Volvo To Sell Its Rental Unit To California-Based Investment Firm For $1.1 Billion

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Olof Persson, Volvo Group President and CEO
Volvo Chief Executive Olof Persson gestures during a news conference in Stockholm on Oct. 25, 2013.

Swedish truck maker Volvo on Tuesday said it has agreed to sell its machine rental business in North America to U.S. private equity firm Platinum Equity for about 7.2 billion Swedish kronor ($1.1 billion).

The deal is part of Volvo’s restructuring plan to focus on its core business and boost profitability and earnings across the group, as it competes for the No. 1 spot with Germany's Daimler.

The Goteborg-based world No. 2 truck maker said in a statement that the deal, when complete, would reduce the net financial debt in the Volvo Group’s industrial operation by the same amount, adding that “the transaction is expected have a negative impact on the Group’s operating income of approximately SEK 1.5 billion in the fourth quarter of 2013.”

The transaction is expected to be closed in the first quarter of 2014, and the deal's completion will depend on a pre-requisite that California-based Platinum Equity is successful in a debt offering to finance its acquisition. Volvo will continue to sell products to Volvo Rents under the new ownership, the company added.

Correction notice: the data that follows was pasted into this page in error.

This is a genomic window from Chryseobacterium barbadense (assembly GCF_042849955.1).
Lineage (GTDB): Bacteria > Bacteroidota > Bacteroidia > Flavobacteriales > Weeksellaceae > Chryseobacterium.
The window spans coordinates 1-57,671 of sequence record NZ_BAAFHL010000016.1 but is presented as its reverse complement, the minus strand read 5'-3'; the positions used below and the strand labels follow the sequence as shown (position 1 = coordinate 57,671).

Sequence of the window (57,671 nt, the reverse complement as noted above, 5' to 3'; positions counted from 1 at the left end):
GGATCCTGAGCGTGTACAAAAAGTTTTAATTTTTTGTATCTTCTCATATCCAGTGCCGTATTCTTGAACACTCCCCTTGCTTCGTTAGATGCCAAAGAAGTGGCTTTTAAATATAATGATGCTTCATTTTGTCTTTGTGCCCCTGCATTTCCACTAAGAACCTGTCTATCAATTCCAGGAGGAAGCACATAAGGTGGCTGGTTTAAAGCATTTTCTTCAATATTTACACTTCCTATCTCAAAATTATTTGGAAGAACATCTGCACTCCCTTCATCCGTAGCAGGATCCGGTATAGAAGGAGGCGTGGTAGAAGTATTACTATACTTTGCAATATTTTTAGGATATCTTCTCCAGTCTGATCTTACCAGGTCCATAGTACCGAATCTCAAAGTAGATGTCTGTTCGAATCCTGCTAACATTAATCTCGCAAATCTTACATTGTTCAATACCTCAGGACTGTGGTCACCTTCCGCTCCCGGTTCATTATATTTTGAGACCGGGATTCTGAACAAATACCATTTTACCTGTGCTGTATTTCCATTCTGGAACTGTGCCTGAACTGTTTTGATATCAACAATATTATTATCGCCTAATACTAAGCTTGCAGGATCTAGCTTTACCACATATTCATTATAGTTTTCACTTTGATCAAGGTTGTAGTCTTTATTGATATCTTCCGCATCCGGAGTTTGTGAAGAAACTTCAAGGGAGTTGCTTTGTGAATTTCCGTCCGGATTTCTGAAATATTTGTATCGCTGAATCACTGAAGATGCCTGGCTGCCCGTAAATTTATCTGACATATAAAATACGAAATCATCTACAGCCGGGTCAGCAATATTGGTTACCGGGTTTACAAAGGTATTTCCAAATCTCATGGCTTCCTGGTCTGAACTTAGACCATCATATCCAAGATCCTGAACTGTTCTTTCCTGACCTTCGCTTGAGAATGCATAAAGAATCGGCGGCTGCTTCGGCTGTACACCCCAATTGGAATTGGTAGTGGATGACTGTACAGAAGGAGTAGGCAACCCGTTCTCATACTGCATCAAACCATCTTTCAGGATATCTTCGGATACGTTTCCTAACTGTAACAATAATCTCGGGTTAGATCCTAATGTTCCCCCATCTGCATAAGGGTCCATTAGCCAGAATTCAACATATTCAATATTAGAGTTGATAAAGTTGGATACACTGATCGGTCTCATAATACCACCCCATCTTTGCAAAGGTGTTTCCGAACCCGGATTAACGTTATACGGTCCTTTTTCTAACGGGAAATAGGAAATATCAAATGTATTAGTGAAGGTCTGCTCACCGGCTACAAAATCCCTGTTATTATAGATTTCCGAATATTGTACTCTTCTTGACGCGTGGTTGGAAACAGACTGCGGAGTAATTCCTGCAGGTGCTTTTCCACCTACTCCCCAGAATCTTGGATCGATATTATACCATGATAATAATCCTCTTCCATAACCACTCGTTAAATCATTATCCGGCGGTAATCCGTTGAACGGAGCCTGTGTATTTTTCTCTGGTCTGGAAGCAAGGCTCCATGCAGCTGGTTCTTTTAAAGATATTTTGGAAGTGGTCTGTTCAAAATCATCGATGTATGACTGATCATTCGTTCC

Volvo Rents, which was formed in 2001 and offers rental of machines used in the construction and engineering industry across the U.S., Canada and Puerto Rico, has about 2,100 employees, all of whom will remain with the unit when sold, Volvo said.

“We looked at different alternatives to grow Volvo Rents’ business and concluded that the best alternative is to sell the operation to another owner. Volvo Rents’ business does not have a sufficiently strong connection with the Group’s core operation to motivate continued ownership,” Olof Persson, Volvo group oresident and CEO, said in the statement.

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